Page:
Port of Shanghai

Dec 03, 2021

Port of shanghai.jpg


The Port of Shanghai is the world’s busiest port in terms of cargo tonnage and the annual import and export trade through Shanghai, in terms of value, accounts for a quarter of China’s total foreign trade. The Shanghai port handled 43.50 million TEU containers and 510.19 million tonnes of cargo in 2020.

 

The Shanghai port has topped UNCTAD’s 2020 ranking of the world’s best-connected ports. In 2010, Shanghai port overtook the Port of Singapore to become the world's busiest container port and maintained its position as the world’s busiest port for the tenth consecutive year.


The Busiest Port in World.png



Port of Shanghai History

Port of Shanghai has a long and rich history dating back to the Qing dynasty in the 16th century. Its international significance began in the mid-nineteenth century, when it was forced to open for trade with the colonial powers of Britain, France, Japan, and Germany as a result of the "unequal treaties."

 

Following Japan's occupation of the city during WWII and its incorporation into the People's Republic in 1949, Shanghai and its port would take several decades to regain international prominence. This was partly due to the Chinese government's preference for Beijing as a business location and the state's fundamental economic weaknesses.

 

In 1991, the Port of Shanghai was given permission to implement economic reforms. This began today's era of economic and building booms.




Geographical Location of Port of Shanghai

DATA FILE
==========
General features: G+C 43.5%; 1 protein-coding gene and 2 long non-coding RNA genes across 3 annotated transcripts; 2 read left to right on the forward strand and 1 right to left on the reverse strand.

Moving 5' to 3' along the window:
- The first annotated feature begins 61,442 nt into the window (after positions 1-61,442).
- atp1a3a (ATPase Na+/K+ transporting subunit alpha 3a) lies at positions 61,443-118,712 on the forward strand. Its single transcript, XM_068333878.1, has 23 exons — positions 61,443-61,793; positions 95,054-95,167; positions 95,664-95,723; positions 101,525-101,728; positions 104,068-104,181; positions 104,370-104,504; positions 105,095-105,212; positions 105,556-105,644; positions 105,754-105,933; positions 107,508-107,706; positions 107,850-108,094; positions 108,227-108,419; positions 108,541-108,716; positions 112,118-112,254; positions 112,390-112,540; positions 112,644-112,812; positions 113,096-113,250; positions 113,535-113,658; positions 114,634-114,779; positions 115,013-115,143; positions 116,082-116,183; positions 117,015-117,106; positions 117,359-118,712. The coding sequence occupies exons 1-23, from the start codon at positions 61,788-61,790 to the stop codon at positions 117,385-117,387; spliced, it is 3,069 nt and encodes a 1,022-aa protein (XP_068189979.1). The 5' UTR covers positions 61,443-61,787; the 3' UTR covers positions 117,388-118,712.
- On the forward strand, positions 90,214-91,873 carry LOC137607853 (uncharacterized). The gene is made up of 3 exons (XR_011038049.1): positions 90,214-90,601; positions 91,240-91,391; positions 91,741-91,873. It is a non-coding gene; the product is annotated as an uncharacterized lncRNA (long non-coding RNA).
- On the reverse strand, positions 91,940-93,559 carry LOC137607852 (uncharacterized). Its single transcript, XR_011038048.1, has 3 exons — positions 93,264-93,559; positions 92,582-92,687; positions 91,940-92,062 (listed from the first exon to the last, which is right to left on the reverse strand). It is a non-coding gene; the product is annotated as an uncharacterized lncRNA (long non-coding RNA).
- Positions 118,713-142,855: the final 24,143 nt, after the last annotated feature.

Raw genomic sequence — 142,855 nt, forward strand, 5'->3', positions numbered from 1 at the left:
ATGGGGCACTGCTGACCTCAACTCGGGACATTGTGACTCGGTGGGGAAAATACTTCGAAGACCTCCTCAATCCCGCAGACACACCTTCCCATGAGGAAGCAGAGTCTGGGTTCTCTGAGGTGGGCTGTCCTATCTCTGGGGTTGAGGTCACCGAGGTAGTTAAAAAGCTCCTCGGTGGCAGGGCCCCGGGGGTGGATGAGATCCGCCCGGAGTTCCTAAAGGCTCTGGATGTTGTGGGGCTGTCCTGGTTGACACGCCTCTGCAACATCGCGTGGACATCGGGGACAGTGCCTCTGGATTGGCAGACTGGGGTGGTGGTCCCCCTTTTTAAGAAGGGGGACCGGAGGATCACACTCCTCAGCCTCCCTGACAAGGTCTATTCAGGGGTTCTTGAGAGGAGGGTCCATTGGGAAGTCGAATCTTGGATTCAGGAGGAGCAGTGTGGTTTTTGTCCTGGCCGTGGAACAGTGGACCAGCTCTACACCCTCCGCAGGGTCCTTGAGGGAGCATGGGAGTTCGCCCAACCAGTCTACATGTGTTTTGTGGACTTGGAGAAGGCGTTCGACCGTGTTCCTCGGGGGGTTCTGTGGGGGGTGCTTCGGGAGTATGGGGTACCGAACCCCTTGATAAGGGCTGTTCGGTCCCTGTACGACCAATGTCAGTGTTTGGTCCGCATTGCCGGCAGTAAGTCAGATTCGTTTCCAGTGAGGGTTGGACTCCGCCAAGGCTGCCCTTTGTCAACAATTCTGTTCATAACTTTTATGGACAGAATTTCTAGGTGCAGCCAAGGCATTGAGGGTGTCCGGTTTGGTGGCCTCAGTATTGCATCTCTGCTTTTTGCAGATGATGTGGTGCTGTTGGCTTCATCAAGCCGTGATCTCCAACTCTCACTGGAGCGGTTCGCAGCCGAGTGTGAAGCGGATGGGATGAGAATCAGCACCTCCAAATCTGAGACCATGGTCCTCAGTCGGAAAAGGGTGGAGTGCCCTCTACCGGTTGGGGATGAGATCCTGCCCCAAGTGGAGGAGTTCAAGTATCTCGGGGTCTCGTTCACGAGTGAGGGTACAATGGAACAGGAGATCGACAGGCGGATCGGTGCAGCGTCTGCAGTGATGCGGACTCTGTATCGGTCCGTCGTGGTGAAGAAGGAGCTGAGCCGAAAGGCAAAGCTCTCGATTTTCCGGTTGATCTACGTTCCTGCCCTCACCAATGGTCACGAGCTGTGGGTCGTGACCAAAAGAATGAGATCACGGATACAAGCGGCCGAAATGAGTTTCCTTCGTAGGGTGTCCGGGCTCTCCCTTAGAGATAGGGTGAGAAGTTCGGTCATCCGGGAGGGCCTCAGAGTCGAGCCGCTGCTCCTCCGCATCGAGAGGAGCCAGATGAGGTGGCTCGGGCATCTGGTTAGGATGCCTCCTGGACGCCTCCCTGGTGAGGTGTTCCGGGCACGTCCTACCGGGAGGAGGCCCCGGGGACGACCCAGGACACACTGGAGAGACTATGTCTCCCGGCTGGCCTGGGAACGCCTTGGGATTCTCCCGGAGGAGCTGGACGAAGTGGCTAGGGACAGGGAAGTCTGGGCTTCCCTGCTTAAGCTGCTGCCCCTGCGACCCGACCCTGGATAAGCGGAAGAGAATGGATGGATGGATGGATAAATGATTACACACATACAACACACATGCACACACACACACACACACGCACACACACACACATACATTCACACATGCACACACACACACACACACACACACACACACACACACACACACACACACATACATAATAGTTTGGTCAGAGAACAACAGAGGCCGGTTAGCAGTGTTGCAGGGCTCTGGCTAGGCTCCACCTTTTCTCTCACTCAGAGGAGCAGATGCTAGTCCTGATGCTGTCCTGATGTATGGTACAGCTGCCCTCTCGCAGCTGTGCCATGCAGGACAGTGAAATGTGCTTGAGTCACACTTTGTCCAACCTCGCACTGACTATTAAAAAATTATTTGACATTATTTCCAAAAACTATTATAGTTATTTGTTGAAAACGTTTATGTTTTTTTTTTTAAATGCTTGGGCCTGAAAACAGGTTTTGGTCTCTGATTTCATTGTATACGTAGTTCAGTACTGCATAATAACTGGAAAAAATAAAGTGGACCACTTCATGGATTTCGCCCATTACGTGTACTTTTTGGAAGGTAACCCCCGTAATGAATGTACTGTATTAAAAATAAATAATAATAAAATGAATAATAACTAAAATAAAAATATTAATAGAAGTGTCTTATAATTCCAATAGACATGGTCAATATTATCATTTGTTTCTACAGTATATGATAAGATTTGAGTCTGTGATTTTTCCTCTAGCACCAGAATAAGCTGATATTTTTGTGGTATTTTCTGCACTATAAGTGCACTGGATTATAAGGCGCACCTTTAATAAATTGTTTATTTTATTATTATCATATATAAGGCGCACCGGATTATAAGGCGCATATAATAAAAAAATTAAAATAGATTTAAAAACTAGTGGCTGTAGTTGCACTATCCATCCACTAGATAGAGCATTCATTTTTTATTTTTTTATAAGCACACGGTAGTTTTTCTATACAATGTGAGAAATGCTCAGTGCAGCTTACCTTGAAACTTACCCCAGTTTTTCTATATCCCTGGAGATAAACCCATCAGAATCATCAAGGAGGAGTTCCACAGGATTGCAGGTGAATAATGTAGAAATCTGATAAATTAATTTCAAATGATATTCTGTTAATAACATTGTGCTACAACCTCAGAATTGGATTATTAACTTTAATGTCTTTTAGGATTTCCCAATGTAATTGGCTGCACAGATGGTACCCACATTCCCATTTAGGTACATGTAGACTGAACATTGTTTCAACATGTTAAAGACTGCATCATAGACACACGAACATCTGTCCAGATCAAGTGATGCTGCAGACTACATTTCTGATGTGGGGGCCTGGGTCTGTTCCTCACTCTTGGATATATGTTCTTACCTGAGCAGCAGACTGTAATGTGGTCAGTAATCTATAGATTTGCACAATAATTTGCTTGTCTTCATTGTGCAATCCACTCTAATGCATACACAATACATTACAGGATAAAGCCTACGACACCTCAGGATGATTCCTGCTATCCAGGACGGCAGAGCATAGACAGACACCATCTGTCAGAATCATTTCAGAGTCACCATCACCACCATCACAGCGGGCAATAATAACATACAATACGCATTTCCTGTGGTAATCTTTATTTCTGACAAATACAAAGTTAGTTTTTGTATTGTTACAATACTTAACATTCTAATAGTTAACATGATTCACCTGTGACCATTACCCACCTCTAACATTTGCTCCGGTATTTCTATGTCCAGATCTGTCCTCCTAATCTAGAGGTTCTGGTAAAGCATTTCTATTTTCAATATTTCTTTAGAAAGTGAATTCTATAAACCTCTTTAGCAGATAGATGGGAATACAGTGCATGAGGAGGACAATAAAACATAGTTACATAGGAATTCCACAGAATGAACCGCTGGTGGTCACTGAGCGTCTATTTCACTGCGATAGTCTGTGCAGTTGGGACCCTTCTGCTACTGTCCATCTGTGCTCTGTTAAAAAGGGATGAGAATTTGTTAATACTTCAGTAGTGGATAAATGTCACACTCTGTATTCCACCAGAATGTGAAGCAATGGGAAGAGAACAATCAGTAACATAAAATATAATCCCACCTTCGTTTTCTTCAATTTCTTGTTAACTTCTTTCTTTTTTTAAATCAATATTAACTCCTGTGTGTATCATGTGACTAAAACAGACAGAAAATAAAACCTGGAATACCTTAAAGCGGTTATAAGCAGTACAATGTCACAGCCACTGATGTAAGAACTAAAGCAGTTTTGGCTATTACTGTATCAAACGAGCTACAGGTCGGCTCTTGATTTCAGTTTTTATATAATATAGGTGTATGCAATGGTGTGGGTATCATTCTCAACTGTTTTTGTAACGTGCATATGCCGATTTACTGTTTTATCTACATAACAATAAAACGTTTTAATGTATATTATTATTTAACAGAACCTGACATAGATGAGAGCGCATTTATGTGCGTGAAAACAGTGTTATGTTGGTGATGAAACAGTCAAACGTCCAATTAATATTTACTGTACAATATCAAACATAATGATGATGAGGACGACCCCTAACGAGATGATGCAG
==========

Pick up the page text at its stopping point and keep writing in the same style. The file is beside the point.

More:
Port of Shanghai is situated at the middle of the 18000 km-long Chinese coastline, where the Yangtze River, known as "the Golden Waterway", flows into the sea. It enjoys access to the southern and northern part of China’s coastal area, oceans across the world, as well as the Yangtze River basin, inland rivers of Jiangsu, Zhejiang and Anhui provinces, and the Taihu Lake, and is also near to the south of Qiantangjiang River. Served by well-connected road and railway networks, and fully-developed cargo collection and distribution systems, the Port of Shanghai occupies an important geographic location with superior natural conditions and a robust hinterland economy.




Shanghai Port Facilities and Terminals

Shanghai Port is made up of various facilities, such as the deepwater port, the Wusong Port Area, the inland port, and the port in the Waigaoqiao Free Trade Zone. An essential part of the port is the Yangshan Deep Water Port in Hangzhou Bay.


Shanghai Port Map 1.jpg.png

 

The Yangshan Port or Yangshan Deep Water Port, considered as the world’s biggest deep water port, is built on the islands of Greater and Lesser Yangshan and is connected to the mainland through the world’s largest sea bridge – Donghai Bridge. 


The port was mainly built to provide docking assistance to vessels with greater depth. Already in 1998, the Shanghai port authority came to the conclusion that the terminals along the Yangtze river were not sufficient to accommodate future growth. Furthermore, the maximum draft of 14.2m at the Waigaoqiao terminals started to become a constraint in dealing with the ever larger container vessels. In the end, Yang Shan, a group of small islands located at the mouth of the Hangzhou Bay, was chosen as the location for a new massive offshore terminal complex connected to the mainland via the newly constructed Donghai road bridge with a length of 31.5km. 

 

Since its construction,the Yangshan Deep Water Port has constantly recorded staggering container traffic statistics. In the fourth section (“Phase IV”) of the deep water port lies the world’s first completely automated terminal, which was opened recently, in December 2017. The automated terminal boasts seven berths along a quay stretching over two kilometers long as well as more than 130 driverless vehicles.It handled two million TEU in its first year of operation. Yangshan Port has been playing a vital part in building Shanghai into an international shipping center and Shanghai into an international shipping center. 


 


   

Throughput Growth in Shanghai Port